Fukushima nuclear plant operator TEPCO on Monday slashed its outlook for the fiscal year to March, warning it expected to lose about $1.29 billion or almost three times an earlier estimate.
The embattled utility at the centre of the worst nuclear accident in a generation cited growing compensation and energy expenses for its weaker outlook, with its chief saying the firm would keep trying to cut its costs.
"It is very tough," TEPCO president Naomi Hirose was quoted as telling a Tokyo press briefing. "We must move forward by implementing rationalisation at different levels to cut costs."
The move marked a reversal of its estimate late last year, which saw TEPCO dramatically slash its expected full-year loss to 45 billion yen from 160 billion yen, citing asset sales and cost-cutting for the change.
TEPCO (Tokyo Electric Power) said its fuel costs shot up after Japan shuttered its nuclear reactors in the wake of the 2011 quake-tsunami disaster and subsequent atomic disaster at Fukushima, forcing operators to turn to pricey fossil fuel alternatives.
A slide in the yen over the past few months has made energy imports costlier for Japanese firms, with TEPCO saying Monday its operating costs rose 12.4 percent in the nine months to December from a year earlier.
The rise was "due to an increase in the consumption of fuel for thermal power generation after the total shutdown of nuclear power generation as well as an increase in fuel prices", TEPCO said in a statement.
The company said it was on track to make a net loss of 120 billion yen ($1.29 billion) for the full fiscal year.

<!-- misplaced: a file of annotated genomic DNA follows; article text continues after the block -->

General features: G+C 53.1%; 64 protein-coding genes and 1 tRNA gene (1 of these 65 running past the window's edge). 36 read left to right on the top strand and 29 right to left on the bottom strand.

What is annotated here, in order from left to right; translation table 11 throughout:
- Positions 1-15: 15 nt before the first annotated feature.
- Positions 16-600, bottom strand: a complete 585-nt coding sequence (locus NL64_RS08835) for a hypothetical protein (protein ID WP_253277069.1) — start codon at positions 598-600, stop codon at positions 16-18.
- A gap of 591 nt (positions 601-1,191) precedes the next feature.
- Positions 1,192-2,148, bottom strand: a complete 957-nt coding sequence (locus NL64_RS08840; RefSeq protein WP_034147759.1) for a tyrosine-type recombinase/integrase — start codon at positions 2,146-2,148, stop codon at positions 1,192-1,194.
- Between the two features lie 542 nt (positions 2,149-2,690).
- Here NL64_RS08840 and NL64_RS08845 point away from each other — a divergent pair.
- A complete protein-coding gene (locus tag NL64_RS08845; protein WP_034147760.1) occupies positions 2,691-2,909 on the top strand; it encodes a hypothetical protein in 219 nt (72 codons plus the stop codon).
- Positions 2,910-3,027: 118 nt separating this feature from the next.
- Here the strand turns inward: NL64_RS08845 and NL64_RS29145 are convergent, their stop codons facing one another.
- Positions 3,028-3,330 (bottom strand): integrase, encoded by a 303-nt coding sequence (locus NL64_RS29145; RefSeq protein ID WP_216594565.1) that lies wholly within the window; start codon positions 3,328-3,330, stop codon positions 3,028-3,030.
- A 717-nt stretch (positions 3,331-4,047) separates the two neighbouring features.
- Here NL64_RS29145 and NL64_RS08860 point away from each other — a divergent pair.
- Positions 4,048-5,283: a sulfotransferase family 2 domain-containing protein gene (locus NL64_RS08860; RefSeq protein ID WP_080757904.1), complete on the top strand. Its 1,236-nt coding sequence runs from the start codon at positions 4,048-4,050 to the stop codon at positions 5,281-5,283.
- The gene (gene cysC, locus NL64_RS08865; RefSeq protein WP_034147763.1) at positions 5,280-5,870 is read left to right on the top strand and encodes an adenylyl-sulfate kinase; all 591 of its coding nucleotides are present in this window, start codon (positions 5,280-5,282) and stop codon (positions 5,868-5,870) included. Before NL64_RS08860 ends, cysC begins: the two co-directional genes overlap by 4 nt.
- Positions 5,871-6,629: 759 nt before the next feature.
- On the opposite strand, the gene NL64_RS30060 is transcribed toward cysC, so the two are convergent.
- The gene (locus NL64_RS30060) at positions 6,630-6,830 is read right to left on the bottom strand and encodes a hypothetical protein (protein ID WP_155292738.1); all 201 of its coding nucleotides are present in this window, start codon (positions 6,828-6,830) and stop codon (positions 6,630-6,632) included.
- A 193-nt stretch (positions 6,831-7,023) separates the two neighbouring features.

It said its net loss in the nine months to December shrank to 2.22 billion yen from a whopping 623.01 billion loss in the same period a year earlier following Japan's natural disasters and atomic crisis.
Sales in the nine-month period rose to 4.33 trillion yen from 3.80 trillion yen, the company said.
Also Monday, Japan's government approved an earlier request from the company to contribute more money to help pay ballooning bills for compensating victims of the crisis. The request was for another 697 billion yen, bringing TEPCO's estimated compensation costs to 3.24 trillion yen.
Aside from compensation costs TEPCO faces a growing bill, estimated at more than 10 trillion yen, for the work to dismantle the crippled Fukushima plant and clean areas polluted by radiation.
A public-private body—the Nuclear Damage Liability Facilitation Fund, which was created to deal with the disaster—is providing the aid, which must be repaid by TEPCO in the future.
The company is facing lawsuits while Japanese media have reported that prosecutors questioned TEPCO's former head on suspicion of negligence.
Critics say company executives failed to take measures after TEPCO estimated in 2008 that the plant was vulnerable to a tsunami higher than 15 metres (50 feet), the reports said.
Despite strong anti-nuclear sentiment in Japan, a new conservative government swept to power in December and cast doubt on the previous administration's plan to ditch nuclear power.
Hawkish new Prime Minister Shinzo Abe has derided the zero-nuclear goal as unrealistic and "irresponsible"—and hinted at keeping atomic power.
A 9.0-magnitude tremor struck off Japan's northeast coast in March 2011, triggering monster waves that swamped the Fukushima plant's cooling systems, sparking reactor meltdowns and radiation leaks.
Tens of thousands of people have been evacuated from around the plant.
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